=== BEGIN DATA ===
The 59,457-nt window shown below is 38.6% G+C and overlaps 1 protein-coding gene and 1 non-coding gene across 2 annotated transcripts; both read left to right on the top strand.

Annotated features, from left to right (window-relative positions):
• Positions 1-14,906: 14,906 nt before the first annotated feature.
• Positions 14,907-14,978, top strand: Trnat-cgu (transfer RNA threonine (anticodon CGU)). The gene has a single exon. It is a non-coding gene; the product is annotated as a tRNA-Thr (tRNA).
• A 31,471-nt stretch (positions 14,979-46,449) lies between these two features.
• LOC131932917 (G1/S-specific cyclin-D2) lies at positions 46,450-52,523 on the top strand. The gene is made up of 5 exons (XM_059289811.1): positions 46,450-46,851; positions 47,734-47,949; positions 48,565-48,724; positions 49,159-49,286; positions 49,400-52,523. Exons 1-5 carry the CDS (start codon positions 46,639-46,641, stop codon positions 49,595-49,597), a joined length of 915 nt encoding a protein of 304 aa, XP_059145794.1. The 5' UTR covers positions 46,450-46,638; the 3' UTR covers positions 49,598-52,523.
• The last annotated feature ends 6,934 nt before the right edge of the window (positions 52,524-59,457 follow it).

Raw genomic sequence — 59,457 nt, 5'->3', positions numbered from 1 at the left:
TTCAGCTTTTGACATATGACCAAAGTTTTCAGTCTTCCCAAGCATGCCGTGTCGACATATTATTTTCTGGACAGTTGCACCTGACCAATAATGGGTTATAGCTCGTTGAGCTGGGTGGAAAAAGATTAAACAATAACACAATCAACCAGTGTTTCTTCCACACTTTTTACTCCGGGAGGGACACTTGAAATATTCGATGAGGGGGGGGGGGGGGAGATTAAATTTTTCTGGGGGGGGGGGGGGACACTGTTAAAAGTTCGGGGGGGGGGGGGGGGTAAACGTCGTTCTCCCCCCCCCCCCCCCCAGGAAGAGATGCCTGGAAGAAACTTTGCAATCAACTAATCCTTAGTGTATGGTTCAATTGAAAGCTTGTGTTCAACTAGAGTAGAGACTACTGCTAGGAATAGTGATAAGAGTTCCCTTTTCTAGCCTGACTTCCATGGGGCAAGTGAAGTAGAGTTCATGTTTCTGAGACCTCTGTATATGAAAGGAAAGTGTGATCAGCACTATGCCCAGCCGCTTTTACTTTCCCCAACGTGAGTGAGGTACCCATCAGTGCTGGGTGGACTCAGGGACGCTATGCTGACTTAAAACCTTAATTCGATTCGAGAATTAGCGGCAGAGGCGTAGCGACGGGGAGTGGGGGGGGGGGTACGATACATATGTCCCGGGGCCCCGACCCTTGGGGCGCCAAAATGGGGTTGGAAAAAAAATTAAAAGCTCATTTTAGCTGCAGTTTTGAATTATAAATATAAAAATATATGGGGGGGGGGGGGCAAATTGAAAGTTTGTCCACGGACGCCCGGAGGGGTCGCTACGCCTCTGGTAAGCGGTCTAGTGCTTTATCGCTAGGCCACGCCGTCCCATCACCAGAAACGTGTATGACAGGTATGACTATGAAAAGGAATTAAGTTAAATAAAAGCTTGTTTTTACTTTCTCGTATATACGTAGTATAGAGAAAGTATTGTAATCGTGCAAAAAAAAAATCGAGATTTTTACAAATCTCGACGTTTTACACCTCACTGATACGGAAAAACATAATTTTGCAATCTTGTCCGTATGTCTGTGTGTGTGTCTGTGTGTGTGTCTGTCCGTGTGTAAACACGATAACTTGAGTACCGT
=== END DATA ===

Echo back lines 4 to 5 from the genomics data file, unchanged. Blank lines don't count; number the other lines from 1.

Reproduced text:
• Positions 14,907-14,978, top strand: Trnat-cgu (transfer RNA threonine (anticodon CGU)). The gene has a single exon. It is a non-coding gene; the product is annotated as a tRNA-Thr (tRNA).
• A 31,471-nt stretch (positions 14,979-46,449) lies between these two features.